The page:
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USS Luzon, launched in 1927, was one of eight gunboats designed and built to protect American interests along China's Yangtze River. Luzon operated in and around various Chinese ports, including Nanking and Shanghai. As war broke out between Japan and China, Luzon evacuated American Embassy staff to Chunking, and continued her patrols. After the attack on Pearl Harbor, Luzon transferred to the Philippines, and patrolled those waters until the final American surrenders on 6 May, 1942. To avoid capture, Luzon and other warships were scuttled.

USS Luzon's story doesn't end there. Raised by the Japanese in May, 1942, she went on to serve as the gunboat Karatsu, working with the Japanese Army around the Philippines in counter-guerrilla operations; during that time she is credited with sinking the U.S. submarine USS Cisco. Torpedoed by USS Narwhal in March 1944, Luzon/Karatsu was towed back to the Philippines for repairs, but resources were too few and her priority too low for the war effort, so she was scuttled as a blockship in Manila Bay on 5 February 1945.

This is one of those kits that I saw and said "Oh, it's cool, tiny, and I'll bet I can knock it out in a weekend or two." And while this is the first 1/700 scale kit I've built since I was in high school, had tiny size, fiddly bits, and a few kit issues, it turned out I finished her in just over a month; a new record for me. I'd done the initial sanding and cleaning on this kit a year or so before I actually started building, but once I started, it went rather quickly.

Paints Used:

  • Hull white: 75 parts flat white, 4 parts Sail Color (Mr. Color)
  • Deck Gray: straight Mr. Surfacer primer
  • 3" mounts: Light Gray #97 (Mr. Color)
  • Stacks and vents: Floquil Depot Buff
  • "Lines" on reel and life rings: Vallejo Buff
  • Life rings: Vallejo Bright Orange
  • All "black" colors are done with Vallejo German Gray
  • Water: base color Vallejo English Uniform Brown, random highlights airbrushed with English UB mixed with Vallejo Iraqi Sand (light on the sand addition), gloss coated, then a glaze of Vallejo Russian Green.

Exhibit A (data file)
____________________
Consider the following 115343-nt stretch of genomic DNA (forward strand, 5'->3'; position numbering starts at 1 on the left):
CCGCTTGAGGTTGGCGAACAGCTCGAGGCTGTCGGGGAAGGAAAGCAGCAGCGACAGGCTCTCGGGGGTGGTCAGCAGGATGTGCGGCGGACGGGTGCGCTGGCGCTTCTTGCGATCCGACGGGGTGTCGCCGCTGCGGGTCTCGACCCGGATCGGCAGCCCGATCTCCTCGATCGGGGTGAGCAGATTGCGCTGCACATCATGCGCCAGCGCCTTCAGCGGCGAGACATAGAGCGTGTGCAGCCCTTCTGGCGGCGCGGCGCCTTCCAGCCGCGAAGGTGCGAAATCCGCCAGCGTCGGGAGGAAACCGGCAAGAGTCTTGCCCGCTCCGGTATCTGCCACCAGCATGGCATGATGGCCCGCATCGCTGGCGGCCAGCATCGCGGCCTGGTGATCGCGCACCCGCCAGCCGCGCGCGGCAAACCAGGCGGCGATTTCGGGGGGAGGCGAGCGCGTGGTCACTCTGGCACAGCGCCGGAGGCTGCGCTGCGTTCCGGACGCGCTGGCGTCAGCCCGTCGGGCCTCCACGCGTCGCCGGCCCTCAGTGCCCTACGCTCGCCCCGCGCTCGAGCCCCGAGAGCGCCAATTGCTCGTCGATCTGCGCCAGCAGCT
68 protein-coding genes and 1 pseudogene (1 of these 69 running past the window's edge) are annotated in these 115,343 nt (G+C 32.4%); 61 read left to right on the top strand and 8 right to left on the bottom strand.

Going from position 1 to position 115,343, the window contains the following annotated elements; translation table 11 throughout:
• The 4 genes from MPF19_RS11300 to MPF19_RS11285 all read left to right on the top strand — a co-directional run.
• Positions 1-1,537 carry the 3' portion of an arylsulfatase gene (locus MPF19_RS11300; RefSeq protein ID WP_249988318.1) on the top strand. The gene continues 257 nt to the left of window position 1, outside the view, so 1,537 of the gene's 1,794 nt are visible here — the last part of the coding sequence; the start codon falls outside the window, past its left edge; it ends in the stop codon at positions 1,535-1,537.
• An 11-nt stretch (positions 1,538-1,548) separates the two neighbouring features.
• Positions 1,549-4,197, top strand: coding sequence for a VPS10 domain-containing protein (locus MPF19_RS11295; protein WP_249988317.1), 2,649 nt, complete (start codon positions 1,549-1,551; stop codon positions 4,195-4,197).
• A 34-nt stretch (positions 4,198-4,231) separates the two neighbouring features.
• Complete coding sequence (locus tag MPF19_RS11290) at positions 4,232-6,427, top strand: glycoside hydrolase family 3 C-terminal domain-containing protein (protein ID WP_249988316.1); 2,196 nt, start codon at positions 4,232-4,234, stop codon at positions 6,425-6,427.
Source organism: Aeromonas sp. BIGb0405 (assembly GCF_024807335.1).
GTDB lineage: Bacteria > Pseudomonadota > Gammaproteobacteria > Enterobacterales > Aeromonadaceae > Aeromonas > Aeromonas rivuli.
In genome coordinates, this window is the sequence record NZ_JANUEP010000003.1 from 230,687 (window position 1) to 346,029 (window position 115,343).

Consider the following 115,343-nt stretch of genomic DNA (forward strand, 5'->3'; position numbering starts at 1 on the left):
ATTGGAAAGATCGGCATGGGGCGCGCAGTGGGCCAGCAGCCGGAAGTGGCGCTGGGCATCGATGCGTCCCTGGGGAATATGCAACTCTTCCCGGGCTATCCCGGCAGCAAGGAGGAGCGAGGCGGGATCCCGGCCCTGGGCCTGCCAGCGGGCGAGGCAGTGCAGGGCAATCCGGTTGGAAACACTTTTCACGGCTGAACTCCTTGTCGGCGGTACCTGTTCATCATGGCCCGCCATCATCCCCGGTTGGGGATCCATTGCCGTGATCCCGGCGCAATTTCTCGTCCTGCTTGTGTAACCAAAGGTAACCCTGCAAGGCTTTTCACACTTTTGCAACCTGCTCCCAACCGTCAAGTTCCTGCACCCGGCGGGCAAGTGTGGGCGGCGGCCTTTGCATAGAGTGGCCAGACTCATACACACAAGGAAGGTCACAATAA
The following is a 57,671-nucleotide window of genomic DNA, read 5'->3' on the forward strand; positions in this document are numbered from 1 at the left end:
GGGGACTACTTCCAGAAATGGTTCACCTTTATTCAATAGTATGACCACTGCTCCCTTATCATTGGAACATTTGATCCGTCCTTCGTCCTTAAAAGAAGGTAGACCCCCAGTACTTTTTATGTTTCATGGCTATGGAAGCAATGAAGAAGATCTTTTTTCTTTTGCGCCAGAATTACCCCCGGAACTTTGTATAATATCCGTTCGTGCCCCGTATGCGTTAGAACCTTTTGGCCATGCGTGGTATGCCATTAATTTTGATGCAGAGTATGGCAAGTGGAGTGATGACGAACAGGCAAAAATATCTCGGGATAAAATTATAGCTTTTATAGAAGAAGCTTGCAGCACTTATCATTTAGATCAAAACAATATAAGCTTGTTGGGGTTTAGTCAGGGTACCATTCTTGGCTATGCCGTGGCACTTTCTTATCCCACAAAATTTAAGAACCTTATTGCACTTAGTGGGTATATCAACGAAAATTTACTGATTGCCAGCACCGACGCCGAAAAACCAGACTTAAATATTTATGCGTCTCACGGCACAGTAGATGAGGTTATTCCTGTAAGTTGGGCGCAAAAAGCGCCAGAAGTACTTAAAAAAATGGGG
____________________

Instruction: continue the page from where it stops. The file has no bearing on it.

This kit is tiny, just over 3" long when completed. The build went fairly smoothly, the only issues were roughness on the decks that needed multiple passes of filler and sanding to smooth out, and a tendency for the paint not to stick to the resin during masking, despite multiple cleanings with everything from hot water to lacquer thinner. I mostly got around the paint issues by free-handing most of the details, and leaving off things such as black stripes on the side of the hull that couldn't be done without masking.

Tapered brass rod is included for the masts, which is a great touch. The cross members are a little thick to my eyes, though, and were I to do it again, I'd replace them with thinner aftermarket rod.

Kit-included PE is very nice, especially the gun shields that one folds to a three-dimensional final product. I had problems with the thinness of the bridge windows, so replaced them with 1/350th scale ship's ladder from the spares box. I rigged the model with fly-fishing line. I didn't have a full rigging diagram for the ship, and photos vary depending on when they were taken, so I put in the basic mast stays, lines for flags, and kept it at that.

Crew members are Eduard's pre-painted 1/700 scale product. I still feel a little dirty using a pre-painted product, but they look decent, and painting those things myself would have likely driven me mad.

I tried a new technique for the water on this build: using textured water color paper, I cut out the shape of the hull, and set styrene rods underneath to create swells, and then painted and created waves and wakes with the typical acrylic gel paste. The texture of the paper gives a nice stippled water surface effect. I went dark with the colors to convey a muddy river appearance, and had a lot of fun blending and glazing the shading and effects with both bristle brushes and my airbrush.

I had a lot of fun building this kit, and it's unique. I consider boats like Luzon to be direct descendents of the American Civil War river gunboats I like so much, and that along with her interesting lines are what drew me to her. I didn't win any awards with it at the Nationals this past year, but I had a lot of people come over and ask me "What the heck is that thing?", which is just fine with me.

Anyone wishing a break down of the build process can download a PDF of my Modelwarships.com posts on the project HERE.

~April 2013

Photos were taken with my Canon 400D (Rebel Xti) and 50mm fixed lens, and also my Canon SD700IS, as it has a better macro lens. I used a 24" square fabric photo tent and several external daylight-corrected CFL light sources. Post-processing done in Photoshop using a gray-card reference shot.

 

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